Building Rentier States: Public Sector Work and Government Performance in Saudi Arabia and the United Arab Emirates
- Starts4:00 pm on Wednesday, December 7, 2022
- Ends5:30 pm on Wednesday, December 7, 2022
Since the 1970s, oil-rich states in the Middle East have relied heavily on public sector employment as a way of distributing the benefits of oil and reducing unemployment. The literature on these so-called "rentier states" has long argued that public sector jobs are a fundamental way that autocratic leaders "buy off" the population and foster a complicit and satisfied citizenry.
In a recent study, Nimah Mazaheri, Associate Professor and Chair of Political Science at Tufts University, uses the results of surveys conducted among Saudi Arabians and Emiratis to examine how public sector work shapes attitudes about government performance across many policy realms. Whereas Saudi and Emirati citizens with high-quality, ministerial jobs tend to rate government performance very positively, the opposite is the case for citizens with non-ministerial positions. The findings suggest that the particular way in which a citizen is tied to a rentier state’s distributive system matters in understanding their perceptions about the government. Autocratic leaders may hope that they will win broad political support if they focus on providing government jobs to as many citizens as possible, but not all government jobs are the same. High-quality government jobs appear to build support for the state, but other types of government jobs in fact seem to have the opposite of their desired effect.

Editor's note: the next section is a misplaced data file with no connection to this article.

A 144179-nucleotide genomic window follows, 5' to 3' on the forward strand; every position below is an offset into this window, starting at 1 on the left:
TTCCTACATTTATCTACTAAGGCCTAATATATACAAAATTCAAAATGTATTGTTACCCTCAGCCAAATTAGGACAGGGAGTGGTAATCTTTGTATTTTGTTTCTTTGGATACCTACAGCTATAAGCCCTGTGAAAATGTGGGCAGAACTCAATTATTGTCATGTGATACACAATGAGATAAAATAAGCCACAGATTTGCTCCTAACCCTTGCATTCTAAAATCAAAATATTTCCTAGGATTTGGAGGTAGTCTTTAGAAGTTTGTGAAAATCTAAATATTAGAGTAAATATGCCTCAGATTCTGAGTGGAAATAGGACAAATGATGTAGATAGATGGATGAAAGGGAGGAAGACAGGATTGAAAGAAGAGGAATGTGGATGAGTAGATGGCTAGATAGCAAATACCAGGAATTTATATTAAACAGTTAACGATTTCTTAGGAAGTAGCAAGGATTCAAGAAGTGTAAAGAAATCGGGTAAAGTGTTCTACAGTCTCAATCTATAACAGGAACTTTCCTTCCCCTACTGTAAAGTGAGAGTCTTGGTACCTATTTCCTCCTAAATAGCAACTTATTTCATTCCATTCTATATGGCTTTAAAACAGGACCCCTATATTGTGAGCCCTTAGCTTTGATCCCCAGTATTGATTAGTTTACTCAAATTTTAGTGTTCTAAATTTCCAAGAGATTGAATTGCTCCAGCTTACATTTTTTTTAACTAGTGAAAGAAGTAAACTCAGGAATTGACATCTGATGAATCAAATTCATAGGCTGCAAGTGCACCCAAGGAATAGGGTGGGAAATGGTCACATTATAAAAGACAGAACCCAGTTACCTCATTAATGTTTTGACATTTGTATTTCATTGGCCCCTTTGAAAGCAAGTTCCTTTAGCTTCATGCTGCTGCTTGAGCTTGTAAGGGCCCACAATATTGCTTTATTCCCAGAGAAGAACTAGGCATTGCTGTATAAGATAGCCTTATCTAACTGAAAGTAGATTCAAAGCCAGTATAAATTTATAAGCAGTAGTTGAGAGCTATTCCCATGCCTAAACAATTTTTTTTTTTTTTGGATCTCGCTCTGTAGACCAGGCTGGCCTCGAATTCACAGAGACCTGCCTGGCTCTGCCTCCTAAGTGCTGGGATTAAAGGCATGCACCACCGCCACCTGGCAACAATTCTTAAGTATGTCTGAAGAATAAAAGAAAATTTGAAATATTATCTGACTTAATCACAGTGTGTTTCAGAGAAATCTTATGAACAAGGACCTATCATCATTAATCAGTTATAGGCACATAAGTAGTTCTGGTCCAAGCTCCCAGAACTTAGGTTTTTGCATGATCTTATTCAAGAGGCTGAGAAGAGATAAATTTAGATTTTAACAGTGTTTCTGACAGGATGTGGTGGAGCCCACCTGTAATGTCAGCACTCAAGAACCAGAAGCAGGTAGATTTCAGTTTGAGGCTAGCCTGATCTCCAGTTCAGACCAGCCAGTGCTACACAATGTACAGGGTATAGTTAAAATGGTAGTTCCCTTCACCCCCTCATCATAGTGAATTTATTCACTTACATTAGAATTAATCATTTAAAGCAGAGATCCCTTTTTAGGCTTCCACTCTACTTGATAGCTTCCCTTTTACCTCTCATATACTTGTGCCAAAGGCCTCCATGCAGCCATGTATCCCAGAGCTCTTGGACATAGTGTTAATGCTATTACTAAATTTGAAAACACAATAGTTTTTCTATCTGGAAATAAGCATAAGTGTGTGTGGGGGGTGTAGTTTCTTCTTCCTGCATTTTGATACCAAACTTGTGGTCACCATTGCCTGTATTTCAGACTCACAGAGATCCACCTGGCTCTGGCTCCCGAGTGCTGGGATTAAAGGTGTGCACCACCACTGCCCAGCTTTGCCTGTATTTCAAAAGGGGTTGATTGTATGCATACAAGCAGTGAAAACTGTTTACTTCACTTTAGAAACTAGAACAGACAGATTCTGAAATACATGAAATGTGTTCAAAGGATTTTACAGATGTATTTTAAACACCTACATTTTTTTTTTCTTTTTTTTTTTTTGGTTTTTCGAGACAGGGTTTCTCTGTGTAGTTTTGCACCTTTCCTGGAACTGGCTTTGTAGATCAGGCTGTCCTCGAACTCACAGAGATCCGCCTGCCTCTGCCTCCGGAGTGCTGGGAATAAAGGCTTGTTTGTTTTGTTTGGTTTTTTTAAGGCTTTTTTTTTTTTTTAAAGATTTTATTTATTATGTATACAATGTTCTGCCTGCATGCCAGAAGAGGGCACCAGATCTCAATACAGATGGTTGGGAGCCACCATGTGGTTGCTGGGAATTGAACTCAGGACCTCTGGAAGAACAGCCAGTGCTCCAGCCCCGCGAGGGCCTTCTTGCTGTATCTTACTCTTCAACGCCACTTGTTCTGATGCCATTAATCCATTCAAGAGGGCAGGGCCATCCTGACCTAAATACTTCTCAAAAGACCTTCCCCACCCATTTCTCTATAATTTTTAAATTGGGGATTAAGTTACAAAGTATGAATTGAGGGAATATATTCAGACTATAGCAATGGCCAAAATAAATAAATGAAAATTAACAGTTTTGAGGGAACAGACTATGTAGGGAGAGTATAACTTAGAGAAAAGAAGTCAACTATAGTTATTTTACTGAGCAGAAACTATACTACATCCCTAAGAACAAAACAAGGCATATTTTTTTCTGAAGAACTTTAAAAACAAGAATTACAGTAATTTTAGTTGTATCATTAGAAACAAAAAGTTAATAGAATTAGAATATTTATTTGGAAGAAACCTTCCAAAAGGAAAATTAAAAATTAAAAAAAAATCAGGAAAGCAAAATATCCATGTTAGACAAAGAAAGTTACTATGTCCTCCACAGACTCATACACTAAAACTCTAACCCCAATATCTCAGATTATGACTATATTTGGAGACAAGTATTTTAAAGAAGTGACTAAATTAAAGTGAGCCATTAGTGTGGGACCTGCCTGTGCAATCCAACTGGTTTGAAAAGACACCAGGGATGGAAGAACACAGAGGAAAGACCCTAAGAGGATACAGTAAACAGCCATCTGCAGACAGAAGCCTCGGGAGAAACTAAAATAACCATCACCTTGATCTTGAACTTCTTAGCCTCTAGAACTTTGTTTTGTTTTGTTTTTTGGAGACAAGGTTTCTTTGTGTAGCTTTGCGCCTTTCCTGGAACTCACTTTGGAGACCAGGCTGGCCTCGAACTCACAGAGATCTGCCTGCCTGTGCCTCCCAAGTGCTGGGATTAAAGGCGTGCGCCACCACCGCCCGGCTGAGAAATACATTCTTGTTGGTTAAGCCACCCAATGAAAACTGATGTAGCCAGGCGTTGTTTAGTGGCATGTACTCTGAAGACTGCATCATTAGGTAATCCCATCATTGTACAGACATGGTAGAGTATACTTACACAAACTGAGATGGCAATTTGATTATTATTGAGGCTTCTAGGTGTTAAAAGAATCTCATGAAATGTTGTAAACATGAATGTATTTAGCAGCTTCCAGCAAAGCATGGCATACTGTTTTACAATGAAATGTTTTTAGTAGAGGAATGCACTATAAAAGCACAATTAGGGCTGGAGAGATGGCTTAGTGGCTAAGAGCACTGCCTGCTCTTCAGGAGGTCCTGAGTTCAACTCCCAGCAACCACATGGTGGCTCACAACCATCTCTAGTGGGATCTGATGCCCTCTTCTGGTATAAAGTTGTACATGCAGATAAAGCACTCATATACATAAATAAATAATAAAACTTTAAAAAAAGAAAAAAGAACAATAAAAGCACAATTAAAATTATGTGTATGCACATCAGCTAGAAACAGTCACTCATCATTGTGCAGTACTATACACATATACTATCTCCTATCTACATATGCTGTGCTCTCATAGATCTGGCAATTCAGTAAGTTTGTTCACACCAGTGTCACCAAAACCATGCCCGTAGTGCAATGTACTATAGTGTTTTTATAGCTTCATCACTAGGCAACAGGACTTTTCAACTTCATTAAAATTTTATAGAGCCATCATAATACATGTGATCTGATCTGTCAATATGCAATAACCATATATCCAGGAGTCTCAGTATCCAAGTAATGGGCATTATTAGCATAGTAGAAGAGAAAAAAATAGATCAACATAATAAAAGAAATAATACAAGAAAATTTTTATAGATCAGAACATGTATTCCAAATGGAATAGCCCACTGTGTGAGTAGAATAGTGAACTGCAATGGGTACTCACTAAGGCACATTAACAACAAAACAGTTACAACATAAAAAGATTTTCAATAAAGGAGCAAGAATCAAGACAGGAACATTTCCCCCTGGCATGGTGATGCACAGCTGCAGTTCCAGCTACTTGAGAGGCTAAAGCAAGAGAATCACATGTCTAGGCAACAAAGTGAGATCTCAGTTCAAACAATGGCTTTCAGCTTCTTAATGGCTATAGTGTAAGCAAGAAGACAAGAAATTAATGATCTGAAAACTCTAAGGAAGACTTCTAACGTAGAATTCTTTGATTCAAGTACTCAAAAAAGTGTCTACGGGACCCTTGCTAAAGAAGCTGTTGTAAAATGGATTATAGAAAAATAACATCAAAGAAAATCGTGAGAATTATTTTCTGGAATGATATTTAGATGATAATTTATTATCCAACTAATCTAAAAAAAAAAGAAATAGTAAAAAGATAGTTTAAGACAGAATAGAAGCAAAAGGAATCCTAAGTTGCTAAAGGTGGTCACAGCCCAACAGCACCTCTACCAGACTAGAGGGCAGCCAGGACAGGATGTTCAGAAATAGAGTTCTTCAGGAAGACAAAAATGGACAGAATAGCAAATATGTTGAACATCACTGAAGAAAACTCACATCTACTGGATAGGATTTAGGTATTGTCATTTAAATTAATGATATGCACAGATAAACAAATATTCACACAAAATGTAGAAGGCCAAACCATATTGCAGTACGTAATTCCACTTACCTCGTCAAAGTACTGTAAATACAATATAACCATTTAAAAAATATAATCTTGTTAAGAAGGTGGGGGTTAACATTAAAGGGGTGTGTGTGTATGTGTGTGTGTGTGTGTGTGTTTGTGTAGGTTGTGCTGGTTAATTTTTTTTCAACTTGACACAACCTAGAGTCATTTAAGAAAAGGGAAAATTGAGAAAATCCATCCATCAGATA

Join Nimah Mazaheri on Wednesday, December 7 for an in-person research seminar on the relationship between public sector employment and perceptions of government performance in the Middle East.
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